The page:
A team of scientists believes it can potentially recreate giant mammoths using cloning techniques.
The Japanese scientists said they have been able to clone mice which have been frozen for 16 years.
The experts ]said their techniques raised the possibility of recreating extinct creatures, such as mammoth, from their frozen remains.
Many of the successful clones since Dolly the sheep was born in 1996 have been created by a method where the nucleus of a cell has been removed, placed in an empty egg and kick-started into replicating by chemicals or electricity.
It is not the only cloning technique, and Australian researchers reported cloning a pig in 2001 from cells that had been frozen for two years. The Adelaide-based team said its cloning method differed from the Dolly approach in important respects.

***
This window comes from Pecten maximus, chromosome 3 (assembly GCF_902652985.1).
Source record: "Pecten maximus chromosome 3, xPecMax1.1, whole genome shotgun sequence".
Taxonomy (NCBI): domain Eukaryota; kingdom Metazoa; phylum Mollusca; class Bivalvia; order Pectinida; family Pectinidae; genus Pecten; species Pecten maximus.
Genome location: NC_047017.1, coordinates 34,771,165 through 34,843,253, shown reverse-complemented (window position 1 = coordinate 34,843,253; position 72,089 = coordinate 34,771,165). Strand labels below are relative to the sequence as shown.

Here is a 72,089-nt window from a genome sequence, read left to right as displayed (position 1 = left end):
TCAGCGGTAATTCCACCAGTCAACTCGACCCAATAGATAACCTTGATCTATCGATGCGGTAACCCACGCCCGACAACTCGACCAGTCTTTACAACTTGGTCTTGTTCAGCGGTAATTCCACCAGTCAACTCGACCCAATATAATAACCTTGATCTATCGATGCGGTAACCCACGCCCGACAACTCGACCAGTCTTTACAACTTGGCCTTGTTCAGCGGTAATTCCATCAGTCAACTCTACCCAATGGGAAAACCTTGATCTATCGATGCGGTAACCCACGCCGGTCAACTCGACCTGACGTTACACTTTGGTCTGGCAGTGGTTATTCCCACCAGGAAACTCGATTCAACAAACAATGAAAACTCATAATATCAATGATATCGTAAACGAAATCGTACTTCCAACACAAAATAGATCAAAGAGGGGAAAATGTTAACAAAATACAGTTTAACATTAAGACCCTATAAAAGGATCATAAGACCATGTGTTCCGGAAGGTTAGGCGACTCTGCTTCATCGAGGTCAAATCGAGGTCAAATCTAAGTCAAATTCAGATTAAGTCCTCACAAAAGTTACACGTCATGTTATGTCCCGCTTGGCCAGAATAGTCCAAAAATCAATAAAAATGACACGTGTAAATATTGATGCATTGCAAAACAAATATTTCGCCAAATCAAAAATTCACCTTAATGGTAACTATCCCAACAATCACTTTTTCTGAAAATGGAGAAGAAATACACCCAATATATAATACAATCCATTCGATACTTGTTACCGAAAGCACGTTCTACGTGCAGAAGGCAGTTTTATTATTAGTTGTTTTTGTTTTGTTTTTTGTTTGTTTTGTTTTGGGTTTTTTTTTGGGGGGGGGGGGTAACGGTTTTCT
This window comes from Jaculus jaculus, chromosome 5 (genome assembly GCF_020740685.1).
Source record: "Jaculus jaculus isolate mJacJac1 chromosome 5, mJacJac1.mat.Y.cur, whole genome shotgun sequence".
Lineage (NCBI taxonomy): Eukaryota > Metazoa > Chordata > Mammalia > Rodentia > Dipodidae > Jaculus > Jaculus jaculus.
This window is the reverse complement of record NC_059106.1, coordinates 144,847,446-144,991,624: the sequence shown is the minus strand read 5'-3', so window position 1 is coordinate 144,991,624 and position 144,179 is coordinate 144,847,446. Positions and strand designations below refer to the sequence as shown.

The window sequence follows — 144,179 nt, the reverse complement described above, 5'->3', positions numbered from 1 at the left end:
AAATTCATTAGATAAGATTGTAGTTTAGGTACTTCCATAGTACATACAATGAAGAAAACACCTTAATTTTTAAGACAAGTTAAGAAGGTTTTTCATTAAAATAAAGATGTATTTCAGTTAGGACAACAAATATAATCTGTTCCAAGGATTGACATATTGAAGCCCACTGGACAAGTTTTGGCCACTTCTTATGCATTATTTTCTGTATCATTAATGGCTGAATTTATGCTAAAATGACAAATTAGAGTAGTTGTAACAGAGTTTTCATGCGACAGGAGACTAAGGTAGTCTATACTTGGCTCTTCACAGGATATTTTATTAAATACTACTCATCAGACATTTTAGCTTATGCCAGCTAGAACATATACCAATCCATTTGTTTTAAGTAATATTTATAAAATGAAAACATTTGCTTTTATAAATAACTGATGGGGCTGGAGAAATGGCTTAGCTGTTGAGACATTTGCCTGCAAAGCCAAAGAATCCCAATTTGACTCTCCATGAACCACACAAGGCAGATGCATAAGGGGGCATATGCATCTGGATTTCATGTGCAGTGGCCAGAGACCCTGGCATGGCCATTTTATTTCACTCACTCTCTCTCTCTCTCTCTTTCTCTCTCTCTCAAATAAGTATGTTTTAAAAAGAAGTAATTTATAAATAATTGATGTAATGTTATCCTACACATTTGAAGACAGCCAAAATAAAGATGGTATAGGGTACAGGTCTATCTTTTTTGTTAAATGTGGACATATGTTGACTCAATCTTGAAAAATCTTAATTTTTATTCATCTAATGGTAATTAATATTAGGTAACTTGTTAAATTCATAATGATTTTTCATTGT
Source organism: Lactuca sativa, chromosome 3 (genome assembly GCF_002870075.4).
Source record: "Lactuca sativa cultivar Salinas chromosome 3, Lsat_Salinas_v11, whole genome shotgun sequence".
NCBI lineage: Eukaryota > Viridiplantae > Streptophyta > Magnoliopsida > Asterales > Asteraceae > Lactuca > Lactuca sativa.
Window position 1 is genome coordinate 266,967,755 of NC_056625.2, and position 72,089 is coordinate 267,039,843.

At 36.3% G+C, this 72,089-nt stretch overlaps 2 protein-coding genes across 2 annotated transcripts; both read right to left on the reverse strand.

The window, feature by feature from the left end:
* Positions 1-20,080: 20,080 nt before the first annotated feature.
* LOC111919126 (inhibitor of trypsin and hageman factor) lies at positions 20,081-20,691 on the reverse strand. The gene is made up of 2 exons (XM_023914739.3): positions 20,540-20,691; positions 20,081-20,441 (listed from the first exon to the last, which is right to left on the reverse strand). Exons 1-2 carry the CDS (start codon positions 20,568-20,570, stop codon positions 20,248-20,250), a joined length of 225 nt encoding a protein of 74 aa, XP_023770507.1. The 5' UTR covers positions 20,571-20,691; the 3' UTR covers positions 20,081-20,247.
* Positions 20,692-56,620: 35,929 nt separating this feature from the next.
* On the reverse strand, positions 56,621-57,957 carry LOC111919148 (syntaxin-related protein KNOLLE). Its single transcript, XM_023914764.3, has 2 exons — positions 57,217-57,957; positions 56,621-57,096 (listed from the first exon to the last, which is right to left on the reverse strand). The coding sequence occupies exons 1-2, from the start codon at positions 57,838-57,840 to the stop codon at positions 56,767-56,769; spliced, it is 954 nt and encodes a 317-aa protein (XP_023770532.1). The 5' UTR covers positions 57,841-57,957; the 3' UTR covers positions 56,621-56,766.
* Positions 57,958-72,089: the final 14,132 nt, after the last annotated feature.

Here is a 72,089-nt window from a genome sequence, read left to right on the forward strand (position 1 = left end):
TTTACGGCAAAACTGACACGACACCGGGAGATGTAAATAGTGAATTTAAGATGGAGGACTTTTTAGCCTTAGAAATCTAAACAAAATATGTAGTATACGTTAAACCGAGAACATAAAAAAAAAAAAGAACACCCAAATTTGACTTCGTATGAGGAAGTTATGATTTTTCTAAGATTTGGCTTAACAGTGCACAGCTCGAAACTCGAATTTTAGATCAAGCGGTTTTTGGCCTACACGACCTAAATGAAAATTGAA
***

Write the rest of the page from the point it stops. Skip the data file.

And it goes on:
The Japanese research was undertaken at Kobe's Centre for Developmental Biology and is reported in the journal Proceedings of the National Academy of Sciences.
The work extends the time frozen material can be held before it is used to clone an animal.
The scientists said they created their mice from the brain cells of rodents that had been kept in laboratory conditions at -20C